The Week in Internet News: U.S. DOJ Wants to Hold Website Liable for User Comments Thumbnail
Technology 22 June 2020

The Week in Internet News: U.S. DOJ Wants to Hold Website Liable for User Comments

Grant Gross
By Grant GrossGuest AuthorTechnology Reporter

Legal landmines: The U.S. Department of Justice has proposed ending a 24-year-old provision that protections websites and social media outlets from lawsuits for comments and other content posted by users, the Washington Post reports. While some Republicans have complained about social media sites allegedly burying conservative voices, the proposal would actually force sites into heavy moderation as a way to avoid lawsuits. The DOJ proposal would also end legal protections for tech companies that fail to allow law enforcement access to encrypted communications.

Taxing the Internet: The European Union is considering a digital goods tax, but it may have to do so without an agreement from the U.S. government, Al Jazeera reports. The U.S. government has announced it is withdrawing from negotiations with European countries over new international tax rules on digital goods. Nearly 140 countries have been involved in the negotiations.

Internet in space: SpaceX is opening up its Starlink low-earth orbit Internet service to beta testers, ZDNet says. SpaceX now has 540 satellites deployed, allowing for “minor” coverage. The company plans to eventually launch as many as 30,000 Starlink satellites.

The café society: Operators of Internet cafés and gaming centers in Thailand are pushing for the government there to allow them to reopen after a three-month shutdown due to the COVID-19 pandemic, Xinhuanet says. The restrictions now in place are depriving customers of the ability to study, sell products online, and contact friends and relatives, the operators say.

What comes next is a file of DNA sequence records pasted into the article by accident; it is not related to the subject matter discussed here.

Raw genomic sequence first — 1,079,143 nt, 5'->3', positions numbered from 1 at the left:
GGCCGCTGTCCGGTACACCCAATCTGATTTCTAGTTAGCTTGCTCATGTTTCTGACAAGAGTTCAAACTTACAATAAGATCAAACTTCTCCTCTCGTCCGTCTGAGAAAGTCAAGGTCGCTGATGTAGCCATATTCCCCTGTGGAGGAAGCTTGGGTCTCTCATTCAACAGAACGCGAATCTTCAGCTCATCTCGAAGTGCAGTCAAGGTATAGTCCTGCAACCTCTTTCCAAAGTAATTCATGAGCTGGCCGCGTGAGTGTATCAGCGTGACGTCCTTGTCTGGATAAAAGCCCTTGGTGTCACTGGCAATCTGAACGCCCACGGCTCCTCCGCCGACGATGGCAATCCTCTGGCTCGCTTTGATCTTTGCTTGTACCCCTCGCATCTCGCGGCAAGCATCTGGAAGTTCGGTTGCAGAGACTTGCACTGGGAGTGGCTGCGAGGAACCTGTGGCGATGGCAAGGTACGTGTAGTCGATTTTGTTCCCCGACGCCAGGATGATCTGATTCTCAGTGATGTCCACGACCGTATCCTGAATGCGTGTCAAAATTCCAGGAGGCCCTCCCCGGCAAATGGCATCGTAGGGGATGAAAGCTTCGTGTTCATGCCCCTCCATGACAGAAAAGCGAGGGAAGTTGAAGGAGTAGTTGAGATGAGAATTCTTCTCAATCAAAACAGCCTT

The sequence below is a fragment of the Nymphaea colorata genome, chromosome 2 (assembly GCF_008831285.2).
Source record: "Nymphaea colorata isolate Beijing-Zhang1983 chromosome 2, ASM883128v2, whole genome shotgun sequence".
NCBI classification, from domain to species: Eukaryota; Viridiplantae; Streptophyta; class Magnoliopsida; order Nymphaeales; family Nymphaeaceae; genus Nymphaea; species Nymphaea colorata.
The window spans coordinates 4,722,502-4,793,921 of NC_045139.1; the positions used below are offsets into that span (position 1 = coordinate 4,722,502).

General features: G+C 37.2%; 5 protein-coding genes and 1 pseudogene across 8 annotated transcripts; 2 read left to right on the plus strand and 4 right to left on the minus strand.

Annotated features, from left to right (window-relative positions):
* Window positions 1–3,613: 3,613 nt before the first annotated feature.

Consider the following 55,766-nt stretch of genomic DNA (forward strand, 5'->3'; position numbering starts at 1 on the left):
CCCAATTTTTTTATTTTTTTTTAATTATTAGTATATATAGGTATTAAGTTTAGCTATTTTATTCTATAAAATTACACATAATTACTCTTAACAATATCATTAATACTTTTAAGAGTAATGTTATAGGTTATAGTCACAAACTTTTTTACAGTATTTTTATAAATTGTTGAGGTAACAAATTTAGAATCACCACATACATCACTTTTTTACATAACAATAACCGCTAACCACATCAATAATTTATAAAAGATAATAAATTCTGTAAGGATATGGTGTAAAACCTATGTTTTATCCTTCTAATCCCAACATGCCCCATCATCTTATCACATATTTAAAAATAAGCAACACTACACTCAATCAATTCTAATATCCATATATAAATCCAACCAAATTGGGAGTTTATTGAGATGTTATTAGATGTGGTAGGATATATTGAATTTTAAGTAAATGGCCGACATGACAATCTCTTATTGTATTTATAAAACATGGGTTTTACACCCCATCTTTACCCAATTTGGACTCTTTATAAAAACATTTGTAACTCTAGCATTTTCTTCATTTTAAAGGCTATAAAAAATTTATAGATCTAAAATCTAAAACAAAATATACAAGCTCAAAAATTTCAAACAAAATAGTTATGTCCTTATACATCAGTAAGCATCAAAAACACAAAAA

Don’t talk about it: The Russian government has cracked down on what it calls fake news about COVID-19 in recent months, the Irish Times reports.  Russia “has sought to keep information about the pandemic under equally tight control.” The government coronavirus task force has a special “fake news” division, and the Investigative Committee, a law enforcement agency, tracks coronavirus information on messaging apps.

Your spying browser: Extensions for Google’s Chrome browser have been delivering spyware to users’ computers, Reuters reports. The spying extensions were downloaded 32 million times before Google removed more than 70 of the malicious add-ons from the Chrome Web Store after being alerted by researchers.

Read “Making Intermediaries Liable for Encrypted Content Breaks Trust and Security

Disclaimer: Viewpoints expressed in this post are those of the author and may or may not reflect official Internet Society positions.

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